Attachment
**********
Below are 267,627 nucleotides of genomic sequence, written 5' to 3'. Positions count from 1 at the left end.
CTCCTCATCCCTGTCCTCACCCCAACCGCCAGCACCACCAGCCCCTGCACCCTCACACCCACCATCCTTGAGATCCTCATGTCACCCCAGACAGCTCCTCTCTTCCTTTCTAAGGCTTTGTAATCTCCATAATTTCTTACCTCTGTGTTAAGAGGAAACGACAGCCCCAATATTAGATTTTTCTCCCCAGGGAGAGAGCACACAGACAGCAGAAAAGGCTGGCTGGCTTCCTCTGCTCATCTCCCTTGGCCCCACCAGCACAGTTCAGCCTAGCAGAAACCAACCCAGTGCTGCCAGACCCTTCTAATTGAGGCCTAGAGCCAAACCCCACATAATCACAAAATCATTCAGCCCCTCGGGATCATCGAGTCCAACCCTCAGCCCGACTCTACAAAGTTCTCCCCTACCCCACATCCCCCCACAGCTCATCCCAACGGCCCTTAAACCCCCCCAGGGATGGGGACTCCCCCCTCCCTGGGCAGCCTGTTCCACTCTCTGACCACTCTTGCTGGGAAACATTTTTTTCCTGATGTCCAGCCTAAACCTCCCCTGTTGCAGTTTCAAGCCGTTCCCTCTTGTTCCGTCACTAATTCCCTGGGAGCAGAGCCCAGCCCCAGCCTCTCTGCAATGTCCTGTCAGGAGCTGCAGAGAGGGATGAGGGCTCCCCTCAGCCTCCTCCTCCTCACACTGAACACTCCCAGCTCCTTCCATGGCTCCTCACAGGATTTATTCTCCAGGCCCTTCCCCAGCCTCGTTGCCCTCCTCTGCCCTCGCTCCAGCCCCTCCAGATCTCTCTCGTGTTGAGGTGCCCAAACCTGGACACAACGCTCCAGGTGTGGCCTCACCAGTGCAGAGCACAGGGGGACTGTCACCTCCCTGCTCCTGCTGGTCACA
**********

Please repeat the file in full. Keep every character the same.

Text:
Below are 267,627 nucleotides of genomic sequence, written 5' to 3'. Positions count from 1 at the left end.
CTCCTCATCCCTGTCCTCACCCCAACCGCCAGCACCACCAGCCCCTGCACCCTCACACCCACCATCCTTGAGATCCTCATGTCACCCCAGACAGCTCCTCTCTTCCTTTCTAAGGCTTTGTAATCTCCATAATTTCTTACCTCTGTGTTAAGAGGAAACGACAGCCCCAATATTAGATTTTTCTCCCCAGGGAGAGAGCACACAGACAGCAGAAAAGGCTGGCTGGCTTCCTCTGCTCATCTCCCTTGGCCCCACCAGCACAGTTCAGCCTAGCAGAAACCAACCCAGTGCTGCCAGACCCTTCTAATTGAGGCCTAGAGCCAAACCCCACATAATCACAAAATCATTCAGCCCCTCGGGATCATCGAGTCCAACCCTCAGCCCGACTCTACAAAGTTCTCCCCTACCCCACATCCCCCCACAGCTCATCCCAACGGCCCTTAAACCCCCCCAGGGATGGGGACTCCCCCCTCCCTGGGCAGCCTGTTCCACTCTCTGACCACTCTTGCTGGGAAACATTTTTTTCCTGATGTCCAGCCTAAACCTCCCCTGTTGCAGTTTCAAGCCGTTCCCTCTTGTTCCGTCACTAATTCCCTGGGAGCAGAGCCCAGCCCCAGCCTCTCTGCAATGTCCTGTCAGGAGCTGCAGAGAGGGATGAGGGCTCCCCTCAGCCTCCTCCTCCTCACACTGAACACTCCCAGCTCCTTCCATGGCTCCTCACAGGATTTATTCTCCAGGCCCTTCCCCAGCCTCGTTGCCCTCCTCTGCCCTCGCTCCAGCCCCTCCAGATCTCTCTCGTGTTGAGGTGCCCAAACCTGGACACAACGCTCCAGGTGTGGCCTCACCAGTGCAGAGCACAGGGGGACTGTCACCTCCCTGCTCCTGCTGGTCACA